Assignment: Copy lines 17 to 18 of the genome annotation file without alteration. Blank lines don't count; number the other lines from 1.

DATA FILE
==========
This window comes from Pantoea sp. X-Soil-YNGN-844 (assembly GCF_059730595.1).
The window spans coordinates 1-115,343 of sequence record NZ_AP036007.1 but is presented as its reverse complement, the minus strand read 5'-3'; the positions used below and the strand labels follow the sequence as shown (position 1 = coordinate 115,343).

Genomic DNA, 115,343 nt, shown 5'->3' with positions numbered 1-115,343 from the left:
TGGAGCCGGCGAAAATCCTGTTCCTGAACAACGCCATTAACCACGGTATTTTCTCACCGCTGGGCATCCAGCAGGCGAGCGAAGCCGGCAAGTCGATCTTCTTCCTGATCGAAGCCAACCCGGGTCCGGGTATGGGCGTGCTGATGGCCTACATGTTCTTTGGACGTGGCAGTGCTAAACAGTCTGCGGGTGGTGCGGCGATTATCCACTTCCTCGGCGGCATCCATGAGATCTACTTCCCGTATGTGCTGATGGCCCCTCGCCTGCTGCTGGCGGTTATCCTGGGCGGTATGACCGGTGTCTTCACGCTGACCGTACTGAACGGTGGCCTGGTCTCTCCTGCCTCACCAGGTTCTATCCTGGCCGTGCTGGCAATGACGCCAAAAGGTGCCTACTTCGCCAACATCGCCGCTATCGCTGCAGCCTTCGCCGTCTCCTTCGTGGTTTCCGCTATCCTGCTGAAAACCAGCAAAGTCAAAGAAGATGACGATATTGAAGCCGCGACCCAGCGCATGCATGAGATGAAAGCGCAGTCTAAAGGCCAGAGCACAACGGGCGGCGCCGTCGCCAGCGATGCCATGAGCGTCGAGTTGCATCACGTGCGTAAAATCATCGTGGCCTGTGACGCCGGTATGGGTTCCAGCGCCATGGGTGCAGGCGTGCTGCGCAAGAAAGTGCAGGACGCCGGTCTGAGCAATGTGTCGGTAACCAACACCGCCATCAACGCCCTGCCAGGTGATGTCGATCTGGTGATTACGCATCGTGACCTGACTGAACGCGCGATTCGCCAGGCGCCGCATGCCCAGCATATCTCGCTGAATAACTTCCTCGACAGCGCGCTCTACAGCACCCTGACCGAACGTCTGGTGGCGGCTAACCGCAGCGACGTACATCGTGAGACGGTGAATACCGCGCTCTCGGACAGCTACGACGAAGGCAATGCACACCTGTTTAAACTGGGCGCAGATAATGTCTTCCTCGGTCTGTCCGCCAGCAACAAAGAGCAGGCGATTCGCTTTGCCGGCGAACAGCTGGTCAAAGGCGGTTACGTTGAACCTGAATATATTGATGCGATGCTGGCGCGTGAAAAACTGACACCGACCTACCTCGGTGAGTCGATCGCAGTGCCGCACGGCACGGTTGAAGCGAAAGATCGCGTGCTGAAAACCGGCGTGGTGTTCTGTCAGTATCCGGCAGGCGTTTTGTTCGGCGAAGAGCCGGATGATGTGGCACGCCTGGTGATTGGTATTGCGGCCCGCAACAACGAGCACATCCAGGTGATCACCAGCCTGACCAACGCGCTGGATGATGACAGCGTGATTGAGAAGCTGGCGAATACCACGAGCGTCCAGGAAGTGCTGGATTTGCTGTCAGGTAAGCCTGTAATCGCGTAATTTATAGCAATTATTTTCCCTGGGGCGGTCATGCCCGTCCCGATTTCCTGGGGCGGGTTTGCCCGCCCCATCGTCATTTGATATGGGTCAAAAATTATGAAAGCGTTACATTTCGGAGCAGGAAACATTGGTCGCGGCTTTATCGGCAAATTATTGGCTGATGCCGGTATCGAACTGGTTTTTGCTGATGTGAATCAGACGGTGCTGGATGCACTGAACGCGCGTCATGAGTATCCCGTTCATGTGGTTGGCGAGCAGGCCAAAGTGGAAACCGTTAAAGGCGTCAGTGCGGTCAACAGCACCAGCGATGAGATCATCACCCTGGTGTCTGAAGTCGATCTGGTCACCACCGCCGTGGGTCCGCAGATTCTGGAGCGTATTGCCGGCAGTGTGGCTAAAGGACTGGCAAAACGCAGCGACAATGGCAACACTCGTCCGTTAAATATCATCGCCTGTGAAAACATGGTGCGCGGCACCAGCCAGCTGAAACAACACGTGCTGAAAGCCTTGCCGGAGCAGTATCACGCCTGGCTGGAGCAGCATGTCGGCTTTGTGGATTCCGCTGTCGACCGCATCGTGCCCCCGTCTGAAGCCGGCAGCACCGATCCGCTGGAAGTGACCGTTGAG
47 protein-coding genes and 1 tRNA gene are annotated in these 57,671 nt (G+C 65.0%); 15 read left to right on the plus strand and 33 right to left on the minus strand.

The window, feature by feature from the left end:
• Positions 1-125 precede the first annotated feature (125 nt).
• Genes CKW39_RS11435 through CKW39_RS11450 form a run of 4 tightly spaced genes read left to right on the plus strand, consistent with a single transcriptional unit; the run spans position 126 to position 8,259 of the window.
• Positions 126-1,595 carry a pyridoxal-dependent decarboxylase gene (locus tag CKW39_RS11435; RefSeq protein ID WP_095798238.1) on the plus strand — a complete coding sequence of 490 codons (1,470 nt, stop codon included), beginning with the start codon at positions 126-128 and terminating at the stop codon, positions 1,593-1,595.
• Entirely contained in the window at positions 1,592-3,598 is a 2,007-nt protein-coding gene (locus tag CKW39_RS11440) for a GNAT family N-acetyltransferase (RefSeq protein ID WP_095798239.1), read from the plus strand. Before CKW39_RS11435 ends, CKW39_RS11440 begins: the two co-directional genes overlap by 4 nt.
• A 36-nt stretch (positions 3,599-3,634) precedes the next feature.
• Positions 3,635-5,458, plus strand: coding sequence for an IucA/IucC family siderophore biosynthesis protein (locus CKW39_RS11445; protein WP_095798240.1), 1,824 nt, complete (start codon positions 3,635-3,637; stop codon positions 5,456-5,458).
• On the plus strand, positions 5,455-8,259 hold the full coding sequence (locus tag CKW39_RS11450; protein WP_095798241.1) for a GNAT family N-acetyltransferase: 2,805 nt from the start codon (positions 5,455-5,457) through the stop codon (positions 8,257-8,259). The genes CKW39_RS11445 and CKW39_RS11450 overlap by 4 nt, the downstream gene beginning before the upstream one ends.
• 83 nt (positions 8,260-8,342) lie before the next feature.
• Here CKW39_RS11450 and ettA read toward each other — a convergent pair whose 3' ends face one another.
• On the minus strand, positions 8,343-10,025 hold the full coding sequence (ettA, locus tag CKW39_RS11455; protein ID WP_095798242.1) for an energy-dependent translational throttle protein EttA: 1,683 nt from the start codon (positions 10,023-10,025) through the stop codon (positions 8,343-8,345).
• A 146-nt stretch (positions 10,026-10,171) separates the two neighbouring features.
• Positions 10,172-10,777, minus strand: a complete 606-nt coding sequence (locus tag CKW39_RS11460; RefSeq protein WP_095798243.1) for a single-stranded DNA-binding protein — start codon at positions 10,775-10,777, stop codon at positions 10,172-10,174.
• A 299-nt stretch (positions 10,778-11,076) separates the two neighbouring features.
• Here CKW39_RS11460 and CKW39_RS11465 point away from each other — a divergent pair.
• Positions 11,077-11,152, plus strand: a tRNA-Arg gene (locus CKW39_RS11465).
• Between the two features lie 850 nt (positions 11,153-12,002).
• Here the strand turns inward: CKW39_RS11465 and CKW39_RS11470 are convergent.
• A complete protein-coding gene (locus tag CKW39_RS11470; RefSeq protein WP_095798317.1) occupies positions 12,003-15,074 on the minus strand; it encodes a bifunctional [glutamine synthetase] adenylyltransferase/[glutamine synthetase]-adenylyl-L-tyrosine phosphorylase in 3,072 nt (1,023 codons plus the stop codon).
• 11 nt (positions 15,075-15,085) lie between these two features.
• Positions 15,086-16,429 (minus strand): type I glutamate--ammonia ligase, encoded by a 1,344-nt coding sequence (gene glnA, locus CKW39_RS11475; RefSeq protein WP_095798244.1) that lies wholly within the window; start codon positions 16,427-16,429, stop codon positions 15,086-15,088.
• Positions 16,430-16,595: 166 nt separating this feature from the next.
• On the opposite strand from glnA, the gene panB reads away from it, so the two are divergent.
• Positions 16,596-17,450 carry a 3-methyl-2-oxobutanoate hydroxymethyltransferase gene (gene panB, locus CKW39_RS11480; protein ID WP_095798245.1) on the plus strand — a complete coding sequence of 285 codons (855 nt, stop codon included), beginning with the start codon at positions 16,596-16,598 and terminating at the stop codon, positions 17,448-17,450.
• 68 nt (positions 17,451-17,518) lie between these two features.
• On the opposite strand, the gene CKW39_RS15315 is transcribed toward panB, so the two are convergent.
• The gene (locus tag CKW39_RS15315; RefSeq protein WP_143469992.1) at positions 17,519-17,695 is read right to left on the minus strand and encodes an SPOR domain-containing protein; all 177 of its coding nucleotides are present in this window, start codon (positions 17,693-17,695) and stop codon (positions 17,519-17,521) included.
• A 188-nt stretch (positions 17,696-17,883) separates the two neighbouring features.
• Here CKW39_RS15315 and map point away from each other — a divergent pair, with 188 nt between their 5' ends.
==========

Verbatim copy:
• A 146-nt stretch (positions 10,026-10,171) separates the two neighbouring features.
• Positions 10,172-10,777, minus strand: a complete 606-nt coding sequence (locus tag CKW39_RS11460; RefSeq protein WP_095798243.1) for a single-stranded DNA-binding protein — start codon at positions 10,775-10,777, stop codon at positions 10,172-10,174.